Receiver by Bright
have studiously erected majestic pillars of sound since their inception
in Boston, MA in 1994. Gaining notoriety and a dedicated following for
their trance-inducing, cascading minimalist rock, Bright have amassed
a brain-flogging discography of four albums and an ep to date (on Ba
Da Bing! and Darla Records). It has been a while since their
last opus, 2000's Full Negative (or) Breaks, as the band
went on hiatus, with guitarist/vocalist Mark Dwinell's remarkable
project as the only platter offered in the interim. Now relocated to Brooklyn,
the duo of Dwinell and multi-instrumentalist Joe Labrecque have
recharged their energies, entering the studio early in 2005 to conceive
their fifth full length. Rapture and reverence shall be bestowed unto
all fans of minimalist, melodic ambient rock, for leading lights Bright
are back with Bells Break Their Towers, their most sonically
taut and elaborately adorned recording yet.
Early on, Bright tread predominantly in ecstatic instrumental rock forms. Colliding harmony and dissonance, their music clung precariously to a raw, edgy core, even as blossoming sound forms methodically unfurled outwards, like flowering vines towards the sun. By the time of Full Negative (or) Breaks, vocals became part of the mix, but largely used as more décor for their vibrant sound pools. What makes the jaw drop with a thud to the floor, however, is the realization that Bright's finely-honed music is composed entirely on the spot. Entering the studio, Bright let it fly, and with a few overdubbs of added instrumentation, the result is head-bobbing and mind-elevating all at once. Drone and ambient textures, motorik Kraut rhythms and repetitious grooves collide with a tremendously melodic, almost pop sensibility, lending Bright a unique sound. Bells Break Their Towers expands their textural palette further, as evidenced on the acoustic hypnosis of "Flood ", and with the Terry Riley-like ambient propulsions of "Secret Form of Time ", which turns keyboard lines into cartwheels while overtones exhale into space. Bright make it seem so effortless…their sonorous whirlpools erupt from improvisation but never sound overtly "jammy", while their attention to melody, form and instrumental layering buffs to a shine the circular breathing of their rhythms. This is improvised rock you can hum to while you drift into trance states.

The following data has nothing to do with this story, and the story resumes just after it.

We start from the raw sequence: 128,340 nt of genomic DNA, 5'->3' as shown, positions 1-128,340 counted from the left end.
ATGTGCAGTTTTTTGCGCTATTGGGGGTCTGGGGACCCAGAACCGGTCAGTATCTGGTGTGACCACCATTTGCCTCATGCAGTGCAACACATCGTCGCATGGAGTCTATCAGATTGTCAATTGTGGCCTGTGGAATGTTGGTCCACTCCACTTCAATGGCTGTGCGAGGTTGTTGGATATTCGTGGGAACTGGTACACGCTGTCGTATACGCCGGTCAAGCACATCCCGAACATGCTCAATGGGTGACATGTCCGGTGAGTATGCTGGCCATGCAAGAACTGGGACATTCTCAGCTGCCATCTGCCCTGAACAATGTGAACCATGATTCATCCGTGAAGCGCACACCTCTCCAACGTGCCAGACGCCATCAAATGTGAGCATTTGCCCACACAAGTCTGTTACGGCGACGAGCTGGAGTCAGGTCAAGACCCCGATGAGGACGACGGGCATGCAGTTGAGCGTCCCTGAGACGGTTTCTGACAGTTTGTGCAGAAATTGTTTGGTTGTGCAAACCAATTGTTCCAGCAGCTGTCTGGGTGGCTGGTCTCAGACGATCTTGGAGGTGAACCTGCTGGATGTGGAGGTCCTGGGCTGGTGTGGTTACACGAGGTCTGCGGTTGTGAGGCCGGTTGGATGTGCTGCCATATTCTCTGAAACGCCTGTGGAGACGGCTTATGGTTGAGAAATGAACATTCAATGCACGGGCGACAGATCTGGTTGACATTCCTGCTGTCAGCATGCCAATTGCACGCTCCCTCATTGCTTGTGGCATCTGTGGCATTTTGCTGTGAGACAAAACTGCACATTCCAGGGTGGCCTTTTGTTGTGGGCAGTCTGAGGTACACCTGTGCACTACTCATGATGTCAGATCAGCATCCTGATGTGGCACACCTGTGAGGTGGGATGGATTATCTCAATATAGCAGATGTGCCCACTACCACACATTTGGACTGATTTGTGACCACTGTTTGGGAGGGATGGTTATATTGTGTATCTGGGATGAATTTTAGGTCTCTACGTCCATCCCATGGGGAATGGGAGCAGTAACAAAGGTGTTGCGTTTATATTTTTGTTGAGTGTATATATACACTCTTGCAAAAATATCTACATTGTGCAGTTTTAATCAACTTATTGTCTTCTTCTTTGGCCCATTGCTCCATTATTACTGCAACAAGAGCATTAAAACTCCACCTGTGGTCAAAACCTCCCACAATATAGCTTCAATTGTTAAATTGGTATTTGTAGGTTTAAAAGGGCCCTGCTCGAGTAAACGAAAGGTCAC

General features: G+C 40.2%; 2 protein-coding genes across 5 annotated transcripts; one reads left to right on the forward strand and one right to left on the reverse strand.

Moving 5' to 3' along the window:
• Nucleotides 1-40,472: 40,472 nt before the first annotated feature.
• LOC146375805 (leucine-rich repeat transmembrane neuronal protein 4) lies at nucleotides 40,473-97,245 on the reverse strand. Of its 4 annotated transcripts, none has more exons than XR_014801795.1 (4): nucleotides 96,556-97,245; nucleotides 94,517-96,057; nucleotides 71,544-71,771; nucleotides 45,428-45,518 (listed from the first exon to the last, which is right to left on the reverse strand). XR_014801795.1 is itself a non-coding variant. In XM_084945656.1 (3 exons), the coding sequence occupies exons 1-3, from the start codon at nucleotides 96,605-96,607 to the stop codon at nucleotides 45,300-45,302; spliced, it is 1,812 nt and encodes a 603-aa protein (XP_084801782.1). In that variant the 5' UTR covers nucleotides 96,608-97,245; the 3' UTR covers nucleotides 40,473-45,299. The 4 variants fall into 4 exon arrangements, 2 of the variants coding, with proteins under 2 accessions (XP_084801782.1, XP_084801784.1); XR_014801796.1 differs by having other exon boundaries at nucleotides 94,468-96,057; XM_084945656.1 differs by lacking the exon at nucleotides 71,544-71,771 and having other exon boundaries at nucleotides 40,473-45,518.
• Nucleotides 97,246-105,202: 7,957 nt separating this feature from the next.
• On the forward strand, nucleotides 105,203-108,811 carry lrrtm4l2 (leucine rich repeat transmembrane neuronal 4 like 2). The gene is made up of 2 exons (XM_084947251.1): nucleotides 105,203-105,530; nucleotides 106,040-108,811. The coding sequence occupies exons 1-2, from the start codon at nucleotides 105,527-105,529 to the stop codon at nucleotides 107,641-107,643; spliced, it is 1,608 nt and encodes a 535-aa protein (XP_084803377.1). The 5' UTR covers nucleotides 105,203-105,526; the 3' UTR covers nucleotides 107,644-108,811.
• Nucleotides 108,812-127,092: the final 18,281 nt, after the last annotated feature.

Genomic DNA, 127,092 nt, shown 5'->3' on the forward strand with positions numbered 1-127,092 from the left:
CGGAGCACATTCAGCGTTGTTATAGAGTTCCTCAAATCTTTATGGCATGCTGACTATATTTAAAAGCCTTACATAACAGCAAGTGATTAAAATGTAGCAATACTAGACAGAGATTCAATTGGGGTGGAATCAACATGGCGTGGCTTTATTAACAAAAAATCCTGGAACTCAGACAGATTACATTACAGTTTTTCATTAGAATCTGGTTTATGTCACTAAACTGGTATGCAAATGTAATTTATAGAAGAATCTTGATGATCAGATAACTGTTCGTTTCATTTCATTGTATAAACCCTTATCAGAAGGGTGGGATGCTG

German minimalist rock as forged by Neu! melds with 70's ambient and modern underground independent rock, sculpting fresh new trajectories in sound. Impeccably recorded, Bells Break Their Towers is a triumphant return for Bright, one of psych rock's most underrated sound spinners.
Receiver by Bright is licensed under a Attribution-Noncommercial-No Derivative Works 3.0 United States License.